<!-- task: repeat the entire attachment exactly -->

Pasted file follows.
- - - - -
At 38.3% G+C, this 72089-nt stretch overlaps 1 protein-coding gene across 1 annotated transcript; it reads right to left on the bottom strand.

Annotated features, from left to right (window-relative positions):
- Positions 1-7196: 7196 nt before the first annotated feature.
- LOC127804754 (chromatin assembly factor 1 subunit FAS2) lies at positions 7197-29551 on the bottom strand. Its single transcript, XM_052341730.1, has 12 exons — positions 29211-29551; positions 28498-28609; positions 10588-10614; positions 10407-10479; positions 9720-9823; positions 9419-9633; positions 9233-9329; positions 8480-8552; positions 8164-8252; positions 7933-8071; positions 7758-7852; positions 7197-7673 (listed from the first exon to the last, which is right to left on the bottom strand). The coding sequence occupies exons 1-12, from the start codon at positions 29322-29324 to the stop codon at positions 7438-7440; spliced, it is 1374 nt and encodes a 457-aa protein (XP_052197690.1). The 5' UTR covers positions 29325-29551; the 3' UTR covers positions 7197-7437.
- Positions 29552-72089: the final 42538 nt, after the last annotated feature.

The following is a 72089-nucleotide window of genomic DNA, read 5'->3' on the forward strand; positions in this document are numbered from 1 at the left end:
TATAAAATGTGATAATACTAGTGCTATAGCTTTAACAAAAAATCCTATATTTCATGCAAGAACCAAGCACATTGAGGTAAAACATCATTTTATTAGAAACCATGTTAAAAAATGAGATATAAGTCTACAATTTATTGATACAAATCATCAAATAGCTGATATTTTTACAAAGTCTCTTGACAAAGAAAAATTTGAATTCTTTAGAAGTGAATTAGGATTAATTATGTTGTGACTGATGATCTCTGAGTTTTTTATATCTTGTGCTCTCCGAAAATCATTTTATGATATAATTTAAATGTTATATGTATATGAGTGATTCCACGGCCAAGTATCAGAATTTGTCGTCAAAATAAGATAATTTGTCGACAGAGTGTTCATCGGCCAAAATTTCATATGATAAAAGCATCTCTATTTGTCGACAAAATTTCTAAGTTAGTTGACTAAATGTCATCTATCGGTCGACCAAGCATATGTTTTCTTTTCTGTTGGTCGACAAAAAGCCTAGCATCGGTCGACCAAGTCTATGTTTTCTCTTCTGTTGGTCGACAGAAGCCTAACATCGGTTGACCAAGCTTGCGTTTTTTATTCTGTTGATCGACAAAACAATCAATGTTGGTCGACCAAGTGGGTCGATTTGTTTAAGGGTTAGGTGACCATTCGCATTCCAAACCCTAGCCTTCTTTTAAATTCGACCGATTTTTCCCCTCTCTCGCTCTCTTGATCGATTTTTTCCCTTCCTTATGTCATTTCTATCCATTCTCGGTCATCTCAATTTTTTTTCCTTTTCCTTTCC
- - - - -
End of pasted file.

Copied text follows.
At 38.3% G+C, this 72089-nt stretch overlaps 1 protein-coding gene across 1 annotated transcript; it reads right to left on the bottom strand.

Annotated features, from left to right (window-relative positions):
- Positions 1-7196: 7196 nt before the first annotated feature.
- LOC127804754 (chromatin assembly factor 1 subunit FAS2) lies at positions 7197-29551 on the bottom strand. Its single transcript, XM_052341730.1, has 12 exons — positions 29211-29551; positions 28498-28609; positions 10588-10614; positions 10407-10479; positions 9720-9823; positions 9419-9633; positions 9233-9329; positions 8480-8552; positions 8164-8252; positions 7933-8071; positions 7758-7852; positions 7197-7673 (listed from the first exon to the last, which is right to left on the bottom strand). The coding sequence occupies exons 1-12, from the start codon at positions 29322-29324 to the stop codon at positions 7438-7440; spliced, it is 1374 nt and encodes a 457-aa protein (XP_052197690.1). The 5' UTR covers positions 29325-29551; the 3' UTR covers positions 7197-7437.
- Positions 29552-72089: the final 42538 nt, after the last annotated feature.

The following is a 72089-nucleotide window of genomic DNA, read 5'->3' on the forward strand; positions in this document are numbered from 1 at the left end:
TATAAAATGTGATAATACTAGTGCTATAGCTTTAACAAAAAATCCTATATTTCATGCAAGAACCAAGCACATTGAGGTAAAACATCATTTTATTAGAAACCATGTTAAAAAATGAGATATAAGTCTACAATTTATTGATACAAATCATCAAATAGCTGATATTTTTACAAAGTCTCTTGACAAAGAAAAATTTGAATTCTTTAGAAGTGAATTAGGATTAATTATGTTGTGACTGATGATCTCTGAGTTTTTTATATCTTGTGCTCTCCGAAAATCATTTTATGATATAATTTAAATGTTATATGTATATGAGTGATTCCACGGCCAAGTATCAGAATTTGTCGTCAAAATAAGATAATTTGTCGACAGAGTGTTCATCGGCCAAAATTTCATATGATAAAAGCATCTCTATTTGTCGACAAAATTTCTAAGTTAGTTGACTAAATGTCATCTATCGGTCGACCAAGCATATGTTTTCTTTTCTGTTGGTCGACAAAAAGCCTAGCATCGGTCGACCAAGTCTATGTTTTCTCTTCTGTTGGTCGACAGAAGCCTAACATCGGTTGACCAAGCTTGCGTTTTTTATTCTGTTGATCGACAAAACAATCAATGTTGGTCGACCAAGTGGGTCGATTTGTTTAAGGGTTAGGTGACCATTCGCATTCCAAACCCTAGCCTTCTTTTAAATTCGACCGATTTTTCCCCTCTCTCGCTCTCTTGATCGATTTTTTCCCTTCCTTATGTCATTTCTATCCATTCTCGGTCATCTCAATTTTTTTTCCTTTTCCTTTCC